Curvature of Synthetic and Natural Surfaces Is an Important Target Feature in Classical Pathway Complement Activation

Publication: Research - peer-reviewJournal article – Annual report year: 2010

Without internal affiliation

  • Author: Pedersen, Martin Bjerregård

    Aarhus University

  • Author: Zhou, Xingfei

    Aarhus University

  • Author: Larsen, Esben Kjær Unmack

    Unknown

  • Author: Sørensen, Uffe Skov

    Aarhus University

  • Author: Kjems, Jørgen

    Aarhus University

  • Author: Nygaard, Jens Vinge

    Aarhus University

  • Author: Nyengaard, Jens Randel

    Aarhus University

  • Author: Meyer, Rikke Louise

    Aarhus University

  • Author: Boesen, Thomas

    Aarhus University

  • Author: Vorup-Jensen, Thomas

    Aarhus University

View graph of relations

Thebinding ofAbs to microbial surfaces followed by complement activation constitutes animportant line of defense against infections. In this study, we have investigated the relationship between complement activation and the binding ofhuman IgMAbs to surfaces with different curvatures. IgM Abs to dextran were shown to activate complement potently on dextran-coated particles having a diameter around 250 nm, whereas larger (600 nm) particles were less potent activators. This selectivity regarding particle dimension was also found for complement activation by colloidal substances of microbial origin.Peptidoglycan (PGN) is the major chemical component in the cell wall of Gram-positive bacteria. Fragments of purifiedPGNwith sizes of∼100nmpromoted complement activation effectively through the classical pathway. By contrast, larger or smaller fragments of PGN did not activate complement strongly. A careful analysis of PGN fragments released during planctonic growth of Staphylococcus aureus showed that these include curvatures that would permit strong IgM-mediated complement activation, whereas the curvature of intact cells would be less effective for such activation. Consistently, we found that the suspended PGN fragments were strong activators of complement through the classical pathway.We suggest that these fragments act as decoy targets for complement activation, providing protection for S. aureus against the host immune response to infection.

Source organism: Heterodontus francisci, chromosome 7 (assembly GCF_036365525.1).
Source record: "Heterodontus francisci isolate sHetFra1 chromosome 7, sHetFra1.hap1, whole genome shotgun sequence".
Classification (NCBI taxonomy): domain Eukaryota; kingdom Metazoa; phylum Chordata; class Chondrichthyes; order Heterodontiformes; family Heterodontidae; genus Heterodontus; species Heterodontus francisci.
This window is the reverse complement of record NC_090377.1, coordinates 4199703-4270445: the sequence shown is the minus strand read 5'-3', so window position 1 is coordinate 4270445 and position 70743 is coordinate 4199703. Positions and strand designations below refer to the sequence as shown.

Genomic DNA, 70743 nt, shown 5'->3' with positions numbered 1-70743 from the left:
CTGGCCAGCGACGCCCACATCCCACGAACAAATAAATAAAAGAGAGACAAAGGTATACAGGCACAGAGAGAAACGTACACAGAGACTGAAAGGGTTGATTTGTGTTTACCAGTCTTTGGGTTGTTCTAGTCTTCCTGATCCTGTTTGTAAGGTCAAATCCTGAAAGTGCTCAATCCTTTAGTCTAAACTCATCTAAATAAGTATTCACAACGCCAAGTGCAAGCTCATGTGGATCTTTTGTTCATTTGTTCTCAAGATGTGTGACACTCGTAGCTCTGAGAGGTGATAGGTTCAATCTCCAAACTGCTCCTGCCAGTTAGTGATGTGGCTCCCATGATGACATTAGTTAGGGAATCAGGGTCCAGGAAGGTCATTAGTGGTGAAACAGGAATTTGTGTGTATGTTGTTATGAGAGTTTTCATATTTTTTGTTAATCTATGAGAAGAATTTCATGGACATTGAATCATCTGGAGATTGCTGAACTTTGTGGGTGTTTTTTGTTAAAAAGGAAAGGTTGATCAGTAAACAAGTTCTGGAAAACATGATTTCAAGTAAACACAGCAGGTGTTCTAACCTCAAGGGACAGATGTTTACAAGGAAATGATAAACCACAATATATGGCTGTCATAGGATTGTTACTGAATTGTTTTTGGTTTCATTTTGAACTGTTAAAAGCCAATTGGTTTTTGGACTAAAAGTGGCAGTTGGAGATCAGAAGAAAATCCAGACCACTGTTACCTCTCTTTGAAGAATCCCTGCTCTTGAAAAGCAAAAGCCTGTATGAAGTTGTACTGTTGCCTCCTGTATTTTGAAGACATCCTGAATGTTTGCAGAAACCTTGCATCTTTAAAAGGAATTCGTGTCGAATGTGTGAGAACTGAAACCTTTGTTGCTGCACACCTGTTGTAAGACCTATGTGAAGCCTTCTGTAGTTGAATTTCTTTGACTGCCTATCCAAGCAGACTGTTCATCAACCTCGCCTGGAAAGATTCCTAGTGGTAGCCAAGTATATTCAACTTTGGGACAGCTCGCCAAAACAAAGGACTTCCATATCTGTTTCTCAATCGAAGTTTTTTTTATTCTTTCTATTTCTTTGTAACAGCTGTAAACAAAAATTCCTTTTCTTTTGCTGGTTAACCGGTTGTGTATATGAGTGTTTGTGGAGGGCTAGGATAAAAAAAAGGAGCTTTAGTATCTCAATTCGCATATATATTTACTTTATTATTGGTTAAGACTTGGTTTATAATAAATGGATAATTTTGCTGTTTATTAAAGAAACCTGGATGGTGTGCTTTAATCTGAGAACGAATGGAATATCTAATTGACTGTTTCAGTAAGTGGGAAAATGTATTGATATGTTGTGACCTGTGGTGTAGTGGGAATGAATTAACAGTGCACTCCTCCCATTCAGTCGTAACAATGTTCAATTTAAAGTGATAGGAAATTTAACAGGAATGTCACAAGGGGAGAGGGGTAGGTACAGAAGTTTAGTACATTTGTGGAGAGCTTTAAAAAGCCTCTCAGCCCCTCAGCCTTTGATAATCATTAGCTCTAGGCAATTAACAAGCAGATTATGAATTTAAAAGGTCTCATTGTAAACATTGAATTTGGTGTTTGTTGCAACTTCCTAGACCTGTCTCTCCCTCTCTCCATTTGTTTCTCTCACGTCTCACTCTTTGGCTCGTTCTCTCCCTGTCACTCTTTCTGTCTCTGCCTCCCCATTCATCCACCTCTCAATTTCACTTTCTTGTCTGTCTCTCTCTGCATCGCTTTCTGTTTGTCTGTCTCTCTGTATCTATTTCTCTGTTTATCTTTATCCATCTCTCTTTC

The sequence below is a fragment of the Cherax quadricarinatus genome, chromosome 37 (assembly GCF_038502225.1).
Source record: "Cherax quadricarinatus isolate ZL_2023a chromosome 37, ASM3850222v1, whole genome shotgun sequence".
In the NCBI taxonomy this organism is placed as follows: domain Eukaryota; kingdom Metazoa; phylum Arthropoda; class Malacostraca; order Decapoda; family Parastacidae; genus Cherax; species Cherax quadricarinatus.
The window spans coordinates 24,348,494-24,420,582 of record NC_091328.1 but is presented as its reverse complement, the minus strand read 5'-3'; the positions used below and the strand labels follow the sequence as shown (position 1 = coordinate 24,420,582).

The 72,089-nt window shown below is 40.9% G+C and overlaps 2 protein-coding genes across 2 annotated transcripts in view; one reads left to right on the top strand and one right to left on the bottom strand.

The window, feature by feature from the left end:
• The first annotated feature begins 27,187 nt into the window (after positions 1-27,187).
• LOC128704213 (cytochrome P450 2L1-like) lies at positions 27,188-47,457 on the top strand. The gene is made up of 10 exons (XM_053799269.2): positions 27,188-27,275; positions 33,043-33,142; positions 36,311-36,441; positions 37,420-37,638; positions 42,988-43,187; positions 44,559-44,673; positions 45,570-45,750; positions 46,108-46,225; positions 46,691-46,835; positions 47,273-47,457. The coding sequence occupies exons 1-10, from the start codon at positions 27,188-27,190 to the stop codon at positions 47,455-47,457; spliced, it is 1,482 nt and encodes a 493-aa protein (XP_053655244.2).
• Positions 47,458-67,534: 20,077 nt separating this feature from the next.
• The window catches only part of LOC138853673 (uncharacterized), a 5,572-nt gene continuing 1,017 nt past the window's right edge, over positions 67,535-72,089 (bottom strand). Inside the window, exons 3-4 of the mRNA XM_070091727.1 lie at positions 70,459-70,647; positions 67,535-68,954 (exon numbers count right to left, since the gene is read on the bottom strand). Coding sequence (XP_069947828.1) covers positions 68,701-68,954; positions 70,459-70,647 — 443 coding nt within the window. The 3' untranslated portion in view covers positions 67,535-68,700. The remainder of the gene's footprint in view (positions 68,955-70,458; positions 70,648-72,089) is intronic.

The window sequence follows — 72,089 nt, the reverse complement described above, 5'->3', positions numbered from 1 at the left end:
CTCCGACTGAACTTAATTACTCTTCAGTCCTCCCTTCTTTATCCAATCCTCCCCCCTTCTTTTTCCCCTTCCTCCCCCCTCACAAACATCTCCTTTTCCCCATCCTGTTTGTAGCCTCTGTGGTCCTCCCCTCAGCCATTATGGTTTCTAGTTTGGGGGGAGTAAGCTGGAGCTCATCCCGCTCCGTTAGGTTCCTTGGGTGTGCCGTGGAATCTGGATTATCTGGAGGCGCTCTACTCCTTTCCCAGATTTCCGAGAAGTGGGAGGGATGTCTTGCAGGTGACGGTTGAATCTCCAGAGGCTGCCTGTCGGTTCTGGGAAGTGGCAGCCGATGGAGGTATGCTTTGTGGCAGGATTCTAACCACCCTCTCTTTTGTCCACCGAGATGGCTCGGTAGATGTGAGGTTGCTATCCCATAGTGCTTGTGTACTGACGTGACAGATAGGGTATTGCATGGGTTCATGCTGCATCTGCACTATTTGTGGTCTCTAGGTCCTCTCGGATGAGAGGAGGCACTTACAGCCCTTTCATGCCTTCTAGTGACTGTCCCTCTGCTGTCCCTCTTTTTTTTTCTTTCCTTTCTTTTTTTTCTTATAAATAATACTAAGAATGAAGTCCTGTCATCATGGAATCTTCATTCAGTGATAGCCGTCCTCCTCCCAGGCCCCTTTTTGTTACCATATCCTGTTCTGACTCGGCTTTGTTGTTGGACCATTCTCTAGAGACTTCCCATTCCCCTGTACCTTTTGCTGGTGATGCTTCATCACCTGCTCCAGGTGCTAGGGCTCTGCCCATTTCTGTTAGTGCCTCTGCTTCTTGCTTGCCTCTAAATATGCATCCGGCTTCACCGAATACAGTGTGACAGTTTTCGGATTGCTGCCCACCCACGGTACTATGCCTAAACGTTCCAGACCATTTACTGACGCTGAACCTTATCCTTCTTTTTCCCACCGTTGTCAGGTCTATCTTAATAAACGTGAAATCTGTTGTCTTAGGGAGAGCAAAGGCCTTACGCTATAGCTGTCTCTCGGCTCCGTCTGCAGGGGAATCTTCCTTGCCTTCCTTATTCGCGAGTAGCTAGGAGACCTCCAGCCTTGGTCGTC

Original languageEnglish
JournalJournal of Immunology
Publication date2010
Volume184
Pages1931-1945
ISSN0022-1767
DOIs
StatePublished
CitationsWeb of Science® Times Cited: 25
Download as:
Download as PDF
Select render style:
APAAuthorCBEHarvardMLAStandardVancouverShortLong
PDF
Download as HTML
Select render style:
APAAuthorCBEHarvardMLAStandardVancouverShortLong
HTML
Download as Word
Select render style:
APAAuthorCBEHarvardMLAStandardVancouverShortLong
Word

ID: 5650705